following on from the test phase. A pilot operation is justified
necessary to decide on the best form of implementation and
for a customer with more than 50 devices, or those with
to select appropriate devices. As a rule, vendors offer a
distributed locations. Qualified employees are crucial to the
variety of performance classes with different equipment
success of the pilot phase and rollout. Internal and external
levels. If the change to the requirements profile affects only
members of the project team must have appropriate training
some workplaces, these can be equipped with devices of a
and be able to resolve standard problems quickly. It is also
higher performance class.
advisable to keep a few devices in reserve. A guide figure is
five to ten percent of the number of devices to be installed.
Faster is better
This ensures that faulty devices (damaged in transport, for
If rollout speed is a key criterion in thin client selection, a pre-
example) can be replaced. If fewer replacement devices than
configuration option should be available. In other words,
expected are needed during rollout, they can be installed at
device configuration is planned and defined before the
the end of rollout. Servers and the network infrastructure
devices are installed. This can be done using profile-based
should be functioning perfectly before final move is made to
management tools. Workplaces are then immediately
production operation. Otherwise, there is a risk in terms of
available for use once the pre-configured devices have been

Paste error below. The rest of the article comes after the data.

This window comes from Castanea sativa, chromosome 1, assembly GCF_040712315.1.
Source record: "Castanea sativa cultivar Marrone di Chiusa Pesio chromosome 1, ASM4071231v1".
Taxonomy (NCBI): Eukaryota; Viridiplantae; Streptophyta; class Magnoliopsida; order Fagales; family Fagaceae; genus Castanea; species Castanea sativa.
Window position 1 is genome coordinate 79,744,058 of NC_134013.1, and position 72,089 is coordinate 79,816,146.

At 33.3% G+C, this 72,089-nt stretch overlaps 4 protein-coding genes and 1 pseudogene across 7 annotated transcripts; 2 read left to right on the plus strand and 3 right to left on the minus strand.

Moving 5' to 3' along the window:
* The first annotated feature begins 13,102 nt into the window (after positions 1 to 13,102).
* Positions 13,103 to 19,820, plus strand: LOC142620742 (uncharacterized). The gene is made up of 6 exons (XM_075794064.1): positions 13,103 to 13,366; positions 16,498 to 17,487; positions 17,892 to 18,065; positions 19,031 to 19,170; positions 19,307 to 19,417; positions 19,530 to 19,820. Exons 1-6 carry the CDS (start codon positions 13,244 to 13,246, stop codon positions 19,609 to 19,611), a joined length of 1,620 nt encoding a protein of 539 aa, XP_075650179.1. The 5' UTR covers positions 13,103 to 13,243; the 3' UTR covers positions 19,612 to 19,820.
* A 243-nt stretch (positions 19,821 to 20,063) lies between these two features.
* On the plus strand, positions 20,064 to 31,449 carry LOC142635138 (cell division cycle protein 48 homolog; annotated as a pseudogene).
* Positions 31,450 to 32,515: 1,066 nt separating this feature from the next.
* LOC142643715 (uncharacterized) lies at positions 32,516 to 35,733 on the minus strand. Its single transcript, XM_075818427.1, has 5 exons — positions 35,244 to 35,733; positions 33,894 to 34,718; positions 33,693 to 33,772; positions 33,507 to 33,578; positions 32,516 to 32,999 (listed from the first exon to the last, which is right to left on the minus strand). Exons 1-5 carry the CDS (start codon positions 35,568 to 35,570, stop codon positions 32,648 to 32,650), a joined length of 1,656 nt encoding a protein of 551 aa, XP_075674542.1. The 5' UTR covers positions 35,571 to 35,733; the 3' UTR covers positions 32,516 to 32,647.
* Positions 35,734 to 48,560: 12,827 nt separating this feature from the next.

employee acceptance.
set up and connected. This substantially reduces the costs
and time needed for rollout--a benefit to companies who
want to expand quickly or for those who need to be flexible in
terms of location.
Figure: Recommended project workflow
Good planning is half the roll out
Example: IGEL Remote Management
The cleaner the roll out plan and the better the support from
the vendor, the less problematic the roll out will be. Whoever
has done his homework, has practical know-how in the
IGEL Technology thin clients can be configured in
background, and has tested as realistically as possible, will
advance using the free IGEL Remote Management
enjoy a problem-free thin client implementation.
Suite administration software, and then put into
service within a matter of minutes. Customers can
also save time by importing the device parameters
Good planning is half the
implementation battle
into the Remote Management software by means
of CSV lists containing the MAC addresses of the
Smooth rollout calls for detailed planning and all-round
assistance by the vendor or systems house. Further aspects
thin clients.
that ensure trouble-free migration are near real-world testing
and professional support.
Germany (HQ)
United Kingdom
United States
Hong Kong
IGEL Technology GmbH
Schlachte 39/40
28195 Bremen
+49 (0) 421 1769 240
Fax +49 (0) 421 1769 302
IGEL Technology Ltd
1210 Parkview
Arlington Business Park
Theale · Reading · Berkshire
RG7 4TY · UK
+44 (0) 870 351 4522
Fax +44 (0) 870 351 4523
IGEL Technology Inc.
5353 NW 35th Avenue
Fort Lauderdale
FL 33309 · USA
+1 954 739 9990
Fax +1 954 739 9991
Toll Free (US only): +1 877 GET
IGEL Technology
Care of: C. Melchers GmbH & Co.
Singapore Branch
101 · Thomson Road
# 24-01/05 United Square
Singapore 307591
(65) 6259 9288
Fax (65) 6259 9111
IGEL Technology
Care of: Melchers (H.K.) Ltd.
1210 Shun Tak Centre
West Tower
168-200 Connaught Road C.
Hong Kong
+852 25469069
Fax +852 25596552
©2008 IGEL Technology A member of the Melchers group. [email protected] FEB-08 US